Geoff Baker covers the Mariners for The Seattle Times. He provides daily coverage of the team throughout spring training, and during the season.
March 26, 2009 4:39 PM
Posted by Geoff Baker
Seattle scored three in the ninth to come back and win, with Mike Sweeney driving home Ronny Cedeno to win it with a single to right center. My apologies for skipping the final few innings, but we were in the clubhouse talking to Ichiro for the first time this spring. Given that we haven't seen him since the final days of last season, with all the stuff that's been said about him, bandied about, debated, etc., there was no way we could not ask him about what went on last season.
I asked him about some of the comments by J.J. Putz and others. Ichiro wasn't happy to be asked the question. Incredibly, no Japanese reporters thought to ask him about the issue at the WBC. And he really spoke only about the WBC to American writers at the tournament.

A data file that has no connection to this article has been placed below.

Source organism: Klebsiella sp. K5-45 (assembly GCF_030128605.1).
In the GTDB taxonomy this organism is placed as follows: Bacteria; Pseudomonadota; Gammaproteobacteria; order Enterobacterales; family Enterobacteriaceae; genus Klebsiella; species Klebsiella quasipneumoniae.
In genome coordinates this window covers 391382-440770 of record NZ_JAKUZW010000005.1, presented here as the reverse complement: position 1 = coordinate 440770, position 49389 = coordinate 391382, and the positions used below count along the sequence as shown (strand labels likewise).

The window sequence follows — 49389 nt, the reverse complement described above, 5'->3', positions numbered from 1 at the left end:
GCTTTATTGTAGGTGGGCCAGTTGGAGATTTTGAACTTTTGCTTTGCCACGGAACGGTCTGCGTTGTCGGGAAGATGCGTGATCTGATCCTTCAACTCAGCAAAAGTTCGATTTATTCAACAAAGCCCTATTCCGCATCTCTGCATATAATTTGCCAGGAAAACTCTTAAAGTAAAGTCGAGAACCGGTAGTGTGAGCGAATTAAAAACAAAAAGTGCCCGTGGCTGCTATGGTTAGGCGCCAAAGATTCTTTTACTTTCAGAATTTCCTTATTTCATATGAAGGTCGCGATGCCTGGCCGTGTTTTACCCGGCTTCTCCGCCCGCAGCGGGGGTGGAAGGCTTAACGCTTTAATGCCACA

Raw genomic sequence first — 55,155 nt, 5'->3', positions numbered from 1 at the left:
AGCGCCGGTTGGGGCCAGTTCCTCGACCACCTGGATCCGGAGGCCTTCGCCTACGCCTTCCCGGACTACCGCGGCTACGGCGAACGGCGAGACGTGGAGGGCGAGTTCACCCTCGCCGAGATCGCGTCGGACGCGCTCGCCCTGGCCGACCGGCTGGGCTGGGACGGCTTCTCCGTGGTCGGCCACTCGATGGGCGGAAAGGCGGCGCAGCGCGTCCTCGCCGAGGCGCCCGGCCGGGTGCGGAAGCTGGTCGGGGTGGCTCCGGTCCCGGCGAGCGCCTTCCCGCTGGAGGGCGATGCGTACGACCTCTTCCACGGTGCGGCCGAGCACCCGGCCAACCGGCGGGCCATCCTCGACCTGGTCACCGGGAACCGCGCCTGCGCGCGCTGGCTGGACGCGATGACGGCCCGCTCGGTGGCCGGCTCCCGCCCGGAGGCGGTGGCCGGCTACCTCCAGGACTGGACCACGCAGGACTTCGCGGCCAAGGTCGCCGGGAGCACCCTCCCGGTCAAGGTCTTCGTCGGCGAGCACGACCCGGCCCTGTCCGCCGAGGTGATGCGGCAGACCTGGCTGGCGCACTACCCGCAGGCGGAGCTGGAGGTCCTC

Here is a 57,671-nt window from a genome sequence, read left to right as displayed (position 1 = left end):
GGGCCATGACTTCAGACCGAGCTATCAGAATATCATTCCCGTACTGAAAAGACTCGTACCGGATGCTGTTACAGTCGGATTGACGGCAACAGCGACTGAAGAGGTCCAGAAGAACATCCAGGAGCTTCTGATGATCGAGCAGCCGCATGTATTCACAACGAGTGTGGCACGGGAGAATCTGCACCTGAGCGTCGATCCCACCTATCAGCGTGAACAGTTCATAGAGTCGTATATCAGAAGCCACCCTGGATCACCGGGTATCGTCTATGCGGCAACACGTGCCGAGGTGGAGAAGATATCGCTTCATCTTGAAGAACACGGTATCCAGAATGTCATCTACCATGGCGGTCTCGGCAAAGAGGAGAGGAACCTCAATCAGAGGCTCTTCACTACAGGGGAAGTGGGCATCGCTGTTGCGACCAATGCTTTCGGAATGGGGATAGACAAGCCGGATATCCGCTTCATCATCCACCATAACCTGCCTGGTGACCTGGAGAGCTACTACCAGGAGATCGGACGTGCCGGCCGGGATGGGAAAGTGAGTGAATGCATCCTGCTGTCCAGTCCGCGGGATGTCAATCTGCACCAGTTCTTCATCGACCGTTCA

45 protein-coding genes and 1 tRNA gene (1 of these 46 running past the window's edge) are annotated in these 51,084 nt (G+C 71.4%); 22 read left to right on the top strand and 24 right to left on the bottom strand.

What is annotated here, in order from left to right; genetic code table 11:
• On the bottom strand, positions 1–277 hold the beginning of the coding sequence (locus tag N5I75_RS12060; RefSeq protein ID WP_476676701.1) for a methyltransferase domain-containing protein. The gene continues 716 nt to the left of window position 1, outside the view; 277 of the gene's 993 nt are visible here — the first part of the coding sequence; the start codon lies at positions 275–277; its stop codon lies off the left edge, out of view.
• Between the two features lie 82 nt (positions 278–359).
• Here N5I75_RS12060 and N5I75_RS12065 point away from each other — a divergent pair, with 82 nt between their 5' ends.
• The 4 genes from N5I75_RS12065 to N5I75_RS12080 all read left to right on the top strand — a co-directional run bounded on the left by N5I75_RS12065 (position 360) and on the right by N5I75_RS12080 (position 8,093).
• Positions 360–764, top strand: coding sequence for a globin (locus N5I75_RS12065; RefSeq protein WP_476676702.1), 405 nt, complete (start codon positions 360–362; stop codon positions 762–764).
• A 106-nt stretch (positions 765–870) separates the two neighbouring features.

Frankly, this was more a first day of camp kind of thing. Problem is, he wasn't here. But we had him now, so you've got to ask when he's in front of your face. You can't hide in the back of the pack. So, we asked and he answered -- rather candidly.
I'll have it all for you shortly.
Mark Lowe gave up a pair of runs in the top of the ninth as the M's fell behind 9-7 before coming back to win. Lowe's command was off, as was Felix Hernandez's. Anyhow, this closer thing could come down to a coin flip the way it's going. I'm not going to waste a bunch of time dwelling on what did become a sloppy game. To the reader who asked, it wasn't sloppy because the M's happened to come back. It was sloppy because folks were booting the ball around and pitchers cou;dn't hit the strike zone.
Other than that, it was fantastic.
Anyhow, the M's won. If anything else it was a good sign that Sweeney came through in the ninth. After all, he'll be asked to come off the bench in such roles this season, a point that M's manager Don Wakamatsu alluded to afterwards.
Anyhow, I'm off to transcribe the Ichiro interview session. Let's not waste more time on this game. By the way, Ichiro said he was intrigued when I asked him about the idea of a "real'' World Series between the MLB champ and the Japanese club champion. He feels there is enough pitching depth in Japanese baseball to make it competitive. Said it's something he dreams of one day seeing.